Hello from the nearly empty bar counter of the Vail House Oyster Bar & Grille on the outskirts of downtown Goldsboro, North Carolina — a city seemingly forgotten by the sands of time and 21st century progress elsewhere.
And so, we enter the whirlwind holiday season once again. Honestly, it feels like I was just in Knoxville, Tennessee, leaning against the bar on the second floor of the Preservation Pub in Market Square on New Year’s Eve when the clock struck midnight.
Hello from Room 6102 at the Sonder motel on the edge of Old Town Scottsdale, Arizona. It’s 80 degrees outside in the late morning, with the dry heat of the Southwest steadily rising like the hot sun above the high desert prairie surrounding this vast, metropolitan area.
Whether you’re going for a short or long hike or on a day or multi-day road trip; planning on taking snacks with you can save money and also make it easier to fuel yourself and your family when you might not be close to your local Ingles store.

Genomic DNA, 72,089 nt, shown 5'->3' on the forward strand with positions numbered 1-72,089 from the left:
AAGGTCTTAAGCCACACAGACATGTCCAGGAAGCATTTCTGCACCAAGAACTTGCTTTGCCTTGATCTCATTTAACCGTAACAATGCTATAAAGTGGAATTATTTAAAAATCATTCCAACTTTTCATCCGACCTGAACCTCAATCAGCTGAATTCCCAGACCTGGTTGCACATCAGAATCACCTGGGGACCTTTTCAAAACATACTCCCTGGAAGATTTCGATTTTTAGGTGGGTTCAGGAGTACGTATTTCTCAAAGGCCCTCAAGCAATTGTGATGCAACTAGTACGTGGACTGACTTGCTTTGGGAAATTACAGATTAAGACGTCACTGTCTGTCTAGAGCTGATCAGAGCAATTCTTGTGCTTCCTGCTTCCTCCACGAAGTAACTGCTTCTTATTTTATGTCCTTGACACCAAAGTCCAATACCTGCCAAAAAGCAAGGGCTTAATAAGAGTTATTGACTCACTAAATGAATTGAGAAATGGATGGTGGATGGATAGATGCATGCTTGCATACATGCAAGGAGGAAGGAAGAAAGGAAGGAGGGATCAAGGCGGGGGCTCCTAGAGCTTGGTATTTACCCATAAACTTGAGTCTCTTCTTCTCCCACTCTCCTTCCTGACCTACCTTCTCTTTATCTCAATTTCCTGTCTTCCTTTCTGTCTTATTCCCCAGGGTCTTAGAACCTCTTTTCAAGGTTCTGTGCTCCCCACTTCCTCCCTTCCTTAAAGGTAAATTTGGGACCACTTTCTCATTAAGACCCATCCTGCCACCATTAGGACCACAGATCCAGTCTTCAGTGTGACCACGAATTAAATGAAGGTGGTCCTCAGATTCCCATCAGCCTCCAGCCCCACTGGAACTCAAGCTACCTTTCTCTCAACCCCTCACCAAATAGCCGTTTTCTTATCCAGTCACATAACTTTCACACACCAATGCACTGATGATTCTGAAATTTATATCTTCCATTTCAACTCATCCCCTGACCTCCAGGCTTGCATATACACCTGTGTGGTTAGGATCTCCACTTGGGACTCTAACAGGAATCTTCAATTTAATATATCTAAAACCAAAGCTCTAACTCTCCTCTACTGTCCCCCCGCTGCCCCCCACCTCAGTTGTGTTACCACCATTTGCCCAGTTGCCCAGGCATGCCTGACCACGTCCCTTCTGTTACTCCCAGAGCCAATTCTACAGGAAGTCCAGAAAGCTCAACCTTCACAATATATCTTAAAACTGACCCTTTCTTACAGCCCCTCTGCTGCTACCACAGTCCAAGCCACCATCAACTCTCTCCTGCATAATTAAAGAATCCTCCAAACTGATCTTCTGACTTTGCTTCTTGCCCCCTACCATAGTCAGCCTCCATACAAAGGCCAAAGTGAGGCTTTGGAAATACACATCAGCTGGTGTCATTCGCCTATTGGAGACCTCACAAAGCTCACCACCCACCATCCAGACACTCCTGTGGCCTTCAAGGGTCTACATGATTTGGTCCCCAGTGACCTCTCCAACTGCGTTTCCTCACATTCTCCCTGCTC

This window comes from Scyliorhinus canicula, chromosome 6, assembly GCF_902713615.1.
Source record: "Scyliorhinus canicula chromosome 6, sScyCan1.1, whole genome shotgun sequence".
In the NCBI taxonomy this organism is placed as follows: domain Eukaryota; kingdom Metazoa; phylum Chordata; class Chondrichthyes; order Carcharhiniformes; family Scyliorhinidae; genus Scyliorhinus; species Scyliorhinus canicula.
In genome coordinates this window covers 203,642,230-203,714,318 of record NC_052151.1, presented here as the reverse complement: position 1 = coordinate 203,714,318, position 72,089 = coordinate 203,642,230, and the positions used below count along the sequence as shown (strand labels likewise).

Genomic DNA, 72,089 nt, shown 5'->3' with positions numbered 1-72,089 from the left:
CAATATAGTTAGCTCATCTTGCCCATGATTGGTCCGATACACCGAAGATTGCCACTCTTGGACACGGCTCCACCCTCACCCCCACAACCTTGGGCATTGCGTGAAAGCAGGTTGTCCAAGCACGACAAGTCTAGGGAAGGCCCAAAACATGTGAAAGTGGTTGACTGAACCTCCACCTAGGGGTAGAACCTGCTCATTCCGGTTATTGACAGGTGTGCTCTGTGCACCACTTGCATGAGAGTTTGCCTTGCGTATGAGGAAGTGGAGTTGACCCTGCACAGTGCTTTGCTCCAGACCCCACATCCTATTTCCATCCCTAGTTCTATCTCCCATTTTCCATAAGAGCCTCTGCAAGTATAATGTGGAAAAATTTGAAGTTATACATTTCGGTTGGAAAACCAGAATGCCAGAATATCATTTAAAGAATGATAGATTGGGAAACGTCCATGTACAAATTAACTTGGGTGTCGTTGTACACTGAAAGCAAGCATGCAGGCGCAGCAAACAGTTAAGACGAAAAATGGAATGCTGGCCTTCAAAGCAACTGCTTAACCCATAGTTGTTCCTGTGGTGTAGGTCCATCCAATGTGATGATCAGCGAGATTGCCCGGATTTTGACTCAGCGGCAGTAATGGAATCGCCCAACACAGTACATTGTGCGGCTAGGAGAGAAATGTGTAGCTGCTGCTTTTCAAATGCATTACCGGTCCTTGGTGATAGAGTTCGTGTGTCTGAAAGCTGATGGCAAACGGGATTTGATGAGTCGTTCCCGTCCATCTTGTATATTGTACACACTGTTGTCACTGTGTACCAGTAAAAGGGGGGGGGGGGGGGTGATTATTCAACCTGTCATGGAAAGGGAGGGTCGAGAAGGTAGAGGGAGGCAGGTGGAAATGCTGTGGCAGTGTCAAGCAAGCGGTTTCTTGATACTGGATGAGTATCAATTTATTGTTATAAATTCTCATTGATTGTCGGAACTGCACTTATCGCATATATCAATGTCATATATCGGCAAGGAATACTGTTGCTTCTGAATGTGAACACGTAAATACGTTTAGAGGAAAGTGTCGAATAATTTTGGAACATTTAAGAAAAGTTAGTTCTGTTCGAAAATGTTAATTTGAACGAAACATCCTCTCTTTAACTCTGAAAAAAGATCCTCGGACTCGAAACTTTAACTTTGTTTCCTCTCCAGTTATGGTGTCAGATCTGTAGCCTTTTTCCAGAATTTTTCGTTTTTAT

Stepping outside the small log cabin, I took a moment to collect my thoughts. Vast farm fields and ancient dirt in the rural countryside outside of Goldsboro, the cool air of an impending fall was felt with a sense of relief in a place where heat and humidity reign supreme.
It’s never easy to go home. And I think it only seems to get harder, perhaps more abstract and blurry, as one gets older — further and farther between from the starting line, literally and figuratively. Case-in-point, I recently returned home to my native North Country.
It’s 9:54 a.m. Tuesday. I’m sitting at the old wooden kitchen table at my parents’ farmhouse in rural Upstate New York, within close range of the Canadian border, just a few farm fields away from the mighty, ancient Lake Champlain.